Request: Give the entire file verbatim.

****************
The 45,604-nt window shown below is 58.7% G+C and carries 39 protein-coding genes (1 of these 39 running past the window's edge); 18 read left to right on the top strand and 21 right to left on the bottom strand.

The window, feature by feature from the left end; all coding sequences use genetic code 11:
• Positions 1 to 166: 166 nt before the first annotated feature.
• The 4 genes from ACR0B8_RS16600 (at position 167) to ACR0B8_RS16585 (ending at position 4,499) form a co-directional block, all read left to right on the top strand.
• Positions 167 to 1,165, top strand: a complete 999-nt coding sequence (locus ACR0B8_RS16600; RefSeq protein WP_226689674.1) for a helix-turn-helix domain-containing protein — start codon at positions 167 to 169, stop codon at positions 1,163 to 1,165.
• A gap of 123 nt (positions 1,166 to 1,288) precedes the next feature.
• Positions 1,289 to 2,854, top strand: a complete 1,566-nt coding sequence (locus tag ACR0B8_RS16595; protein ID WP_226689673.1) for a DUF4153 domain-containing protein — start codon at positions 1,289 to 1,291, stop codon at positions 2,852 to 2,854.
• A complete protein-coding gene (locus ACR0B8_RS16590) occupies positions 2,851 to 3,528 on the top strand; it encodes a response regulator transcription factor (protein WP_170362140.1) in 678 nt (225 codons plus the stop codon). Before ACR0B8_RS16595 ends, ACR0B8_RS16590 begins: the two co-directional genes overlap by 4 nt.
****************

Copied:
The 45,604-nt window shown below is 58.7% G+C and carries 39 protein-coding genes (1 of these 39 running past the window's edge); 18 read left to right on the top strand and 21 right to left on the bottom strand.

The window, feature by feature from the left end; all coding sequences use genetic code 11:
• Positions 1 to 166: 166 nt before the first annotated feature.
• The 4 genes from ACR0B8_RS16600 (at position 167) to ACR0B8_RS16585 (ending at position 4,499) form a co-directional block, all read left to right on the top strand.
• Positions 167 to 1,165, top strand: a complete 999-nt coding sequence (locus ACR0B8_RS16600; RefSeq protein WP_226689674.1) for a helix-turn-helix domain-containing protein — start codon at positions 167 to 169, stop codon at positions 1,163 to 1,165.
• A gap of 123 nt (positions 1,166 to 1,288) precedes the next feature.
• Positions 1,289 to 2,854, top strand: a complete 1,566-nt coding sequence (locus tag ACR0B8_RS16595; protein ID WP_226689673.1) for a DUF4153 domain-containing protein — start codon at positions 1,289 to 1,291, stop codon at positions 2,852 to 2,854.
• A complete protein-coding gene (locus ACR0B8_RS16590) occupies positions 2,851 to 3,528 on the top strand; it encodes a response regulator transcription factor (protein WP_170362140.1) in 678 nt (225 codons plus the stop codon). Before ACR0B8_RS16595 ends, ACR0B8_RS16590 begins: the two co-directional genes overlap by 4 nt.